On the one hand, I’m glad that there are a few journalists who are trying to cover Thomas Muthee’s appearance in Wasilla, Alaska this weekend. Among those are Max Blumenthal and Shannyn Moore. Moore appeared on Keith Olbermann’s TV show to talk about the Thomas Muthee, Sarah Palin witch hunt story this Friday.
It seems that Shannyn Moore, because she had been on TV talking about Thomas Muthee’s persecution of women he accuses of witchcraft, was identified by members of the Wasilla Assembly of God church, and was prevented from seeing Muthee speak. That’s an odd thing for Sarah Palin’s church to do, given all the public announcements about Muthee’s sermons being open to the public: “Everyone is invited to attend these meetings!” said the Wasilla Assembly of God advertisement.
Reporter Max Blumenthal apparently made it in to yesterday evening’s sermon by Thomas Muthee at the Wasilla Assembly of God church. Unfortunately, Blumenthal has decided not to share what he saw there.
Why? another public blog posting, where people from the Wasilla Assembly of God can easily find it, Blumenthal wrote, “I am going to see Muthee tomorrow but am worried that all the publicity he has garnered will create an ugly media circus.”
That statement confused me. How can a reporter, going to cover a story, complain about “an ugly media circus” created by people covering a story? I went back and read Blumenthal’s short article again, and the meaning became clear. In Blumenthal’s mind, when he reports on a story, it’s good journalism. When other people report on the same story, it’s “an ugly media circus”.
In the same artlcle, Blumenthal whines, “Unfortunately, the Times of London ripped off the work of Bruce Wilson to ‘break’ the story about Muthee’s ties to Sarah Palin. Then, the story migrated to Keith Olbermann.” Ripped off?
The Times of London story that Blumenthal refers to didn’t rip off anybody, certainly not the work of Bruce Wilson (from Talk2Action). Wilson’s article focused mostly on general statements about the Pentacostal nature of the Wasilla Assembly of God church, which Sarah Palin joined at the age of twelve. Thomas Muthee’s witch hunts were barely mentioned in the Wilson article.
The Times of London article, on the other hand, focused solely on the witch hunts of Thomas Muthee, and developed details far beyond anything that Bruce Wilson had discussed. Bruce Wilson wrote two or three sentences. The Times of London wrote an entire article. In doing so, the Times of London noted a piece of Irregular Times reporting on the story: The list of sermons deleted from the Wasilla Assembly of God web site – sermons that were available to the public right up until the day that Sarah Palin was announced as the vice presidential nominee of the Republican Party. Those missing sermons included many made by Thomas Muthee.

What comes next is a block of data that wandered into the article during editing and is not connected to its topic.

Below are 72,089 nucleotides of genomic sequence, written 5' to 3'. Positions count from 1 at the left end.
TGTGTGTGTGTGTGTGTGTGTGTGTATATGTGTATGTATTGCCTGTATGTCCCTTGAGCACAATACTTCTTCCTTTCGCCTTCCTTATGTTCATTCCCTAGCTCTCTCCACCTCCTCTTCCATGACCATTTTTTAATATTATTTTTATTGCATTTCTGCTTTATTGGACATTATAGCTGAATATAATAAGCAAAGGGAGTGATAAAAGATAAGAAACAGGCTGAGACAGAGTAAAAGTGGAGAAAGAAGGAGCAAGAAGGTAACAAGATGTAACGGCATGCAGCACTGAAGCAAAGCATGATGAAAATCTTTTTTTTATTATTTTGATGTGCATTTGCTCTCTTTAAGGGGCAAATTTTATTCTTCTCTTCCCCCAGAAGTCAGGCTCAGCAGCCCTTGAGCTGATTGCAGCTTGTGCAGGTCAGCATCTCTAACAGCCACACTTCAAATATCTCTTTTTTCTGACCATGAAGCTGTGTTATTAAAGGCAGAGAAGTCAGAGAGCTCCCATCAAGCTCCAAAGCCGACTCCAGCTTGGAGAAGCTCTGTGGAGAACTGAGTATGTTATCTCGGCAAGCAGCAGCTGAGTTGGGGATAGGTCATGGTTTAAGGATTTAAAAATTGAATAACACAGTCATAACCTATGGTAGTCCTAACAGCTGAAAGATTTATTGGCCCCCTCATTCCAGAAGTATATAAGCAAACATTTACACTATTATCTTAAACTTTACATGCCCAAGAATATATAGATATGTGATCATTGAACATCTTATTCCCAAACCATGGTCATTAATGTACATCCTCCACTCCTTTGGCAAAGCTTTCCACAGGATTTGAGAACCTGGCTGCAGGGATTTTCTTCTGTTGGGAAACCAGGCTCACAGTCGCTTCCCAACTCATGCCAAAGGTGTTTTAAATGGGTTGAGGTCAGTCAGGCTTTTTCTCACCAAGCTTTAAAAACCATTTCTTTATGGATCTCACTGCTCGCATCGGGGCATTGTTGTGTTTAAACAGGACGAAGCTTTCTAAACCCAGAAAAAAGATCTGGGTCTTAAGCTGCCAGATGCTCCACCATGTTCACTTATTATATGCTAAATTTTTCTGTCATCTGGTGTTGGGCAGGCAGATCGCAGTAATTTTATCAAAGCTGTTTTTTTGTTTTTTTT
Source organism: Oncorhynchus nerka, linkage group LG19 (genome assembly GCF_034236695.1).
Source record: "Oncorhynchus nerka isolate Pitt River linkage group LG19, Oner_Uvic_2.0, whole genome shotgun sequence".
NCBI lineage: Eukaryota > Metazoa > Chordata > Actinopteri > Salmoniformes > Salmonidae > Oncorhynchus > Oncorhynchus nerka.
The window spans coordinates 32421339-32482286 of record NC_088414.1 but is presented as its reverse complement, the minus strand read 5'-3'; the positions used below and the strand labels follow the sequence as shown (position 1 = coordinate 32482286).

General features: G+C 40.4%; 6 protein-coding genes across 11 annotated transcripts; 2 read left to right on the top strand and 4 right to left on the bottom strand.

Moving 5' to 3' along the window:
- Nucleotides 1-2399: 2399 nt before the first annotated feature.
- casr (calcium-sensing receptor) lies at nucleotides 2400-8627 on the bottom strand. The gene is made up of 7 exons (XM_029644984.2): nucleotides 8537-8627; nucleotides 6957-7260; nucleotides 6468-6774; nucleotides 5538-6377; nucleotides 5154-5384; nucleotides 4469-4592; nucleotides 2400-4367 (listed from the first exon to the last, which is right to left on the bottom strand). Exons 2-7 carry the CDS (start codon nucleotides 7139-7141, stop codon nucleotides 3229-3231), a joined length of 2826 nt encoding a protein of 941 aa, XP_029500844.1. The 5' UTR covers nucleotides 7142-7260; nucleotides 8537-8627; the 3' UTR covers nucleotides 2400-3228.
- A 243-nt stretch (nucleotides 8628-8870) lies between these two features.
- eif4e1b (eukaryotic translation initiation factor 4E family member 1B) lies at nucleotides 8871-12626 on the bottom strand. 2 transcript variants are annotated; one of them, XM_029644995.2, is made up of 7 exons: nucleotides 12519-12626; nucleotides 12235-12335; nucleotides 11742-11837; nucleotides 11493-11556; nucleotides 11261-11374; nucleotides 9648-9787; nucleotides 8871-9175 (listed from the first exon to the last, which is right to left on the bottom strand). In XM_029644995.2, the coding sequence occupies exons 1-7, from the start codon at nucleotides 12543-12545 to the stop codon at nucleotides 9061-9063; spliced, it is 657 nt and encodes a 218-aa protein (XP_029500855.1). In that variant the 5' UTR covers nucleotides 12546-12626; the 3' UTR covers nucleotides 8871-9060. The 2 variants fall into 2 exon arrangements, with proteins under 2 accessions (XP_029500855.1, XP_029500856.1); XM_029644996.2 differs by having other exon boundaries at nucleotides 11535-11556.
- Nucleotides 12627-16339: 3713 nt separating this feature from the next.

We’re not whining here at Irregular Times that the Times of London “ripped off” our work. No, we’re glad to see other people working on developing the story. In fact, we wish that American newspapers would report on the story, whether they cite our work or not. We care about the story, not about getting credit for our part in it.
Max Blumenthal, on the other hand, seems miffed that other people are writing about a story that he wanted to write about. He regards it as unfortunate that the Times of London has written about it. He’s irritated that Keith Olbermann has talked about it. Blumenthal seems to think that the Thomas Muthee story is his turf, though, from what I can see, Blumenthal has yet to publicly contribute any new information to move the story forward. Instead, Blumenthal has information, and is selfishly keeping that information to himself for no good reason.
I’m noting this inaction on the part of Max Blumenthal, not just because it frustrates me that there’s a journalist on the scene of Thomas Muthee’s sermons who is refusing to report on them, but because Blumenthal’s selfish silence illustrates one reason that the story of Sarah Palin’s connection to the witch hunter Thomas Muthee has been written about by newspapers in Switzerland, the UK, and Romania (Un pastor kenyan, despre care Palin a afirmat ca a ajutat-o prin rugaciuni sa devina guvernator de Alaska, a fost demascat de presa ca fiind “vanator de vrajitoare” la el in Africa. Intr-un discurs rostit la o reuniune crestina la Wasilla, in luna iunie, Palin l-a omagiat pe pastorul Thomas Muthee.), while no major newspaper here in the United States of America has even acknowledged that the story exists.
The information necessary for a full-length article is already easily available online, by American reporters seem to be worried more about claiming possession of the story, by grabbing their own piece of original information before their competitors can. Unwilling to share credit for a story that has been gradually forming due to the work of many people, they’re choosing to remain silent.
It’s not unfortunate that Keith Olbermann and the Times of London have reported on the Thomas Muthee – Sarah Palin connection. It’s unfortunate that not more people have.
A good reporter doesn’t need to have a story suppressed before he or she can write about it. Good reporters have been able to find breaks in stories where public scrutiny was high. If Max Blumenthal can’t report on Thomas Muthee today because the Times of London has written about Muthee already, then the problem lies with Blumenthal, not with the Times of London.
Let’s keep our eye on the ball: What matters is the story, not who reports it. The story is that Sarah Palin claims to have been made Governor of Alaska through the supernatural powers of Thomas Muthee, a preacher who, before having repeated interactions with Palin while she was mayor of Wasilla, gained power and fame through the violent persecution of women, accusing them of witchcraft and running them out of town, contributing to a wave of violence in Kenya conducted in the name of exterminating witches.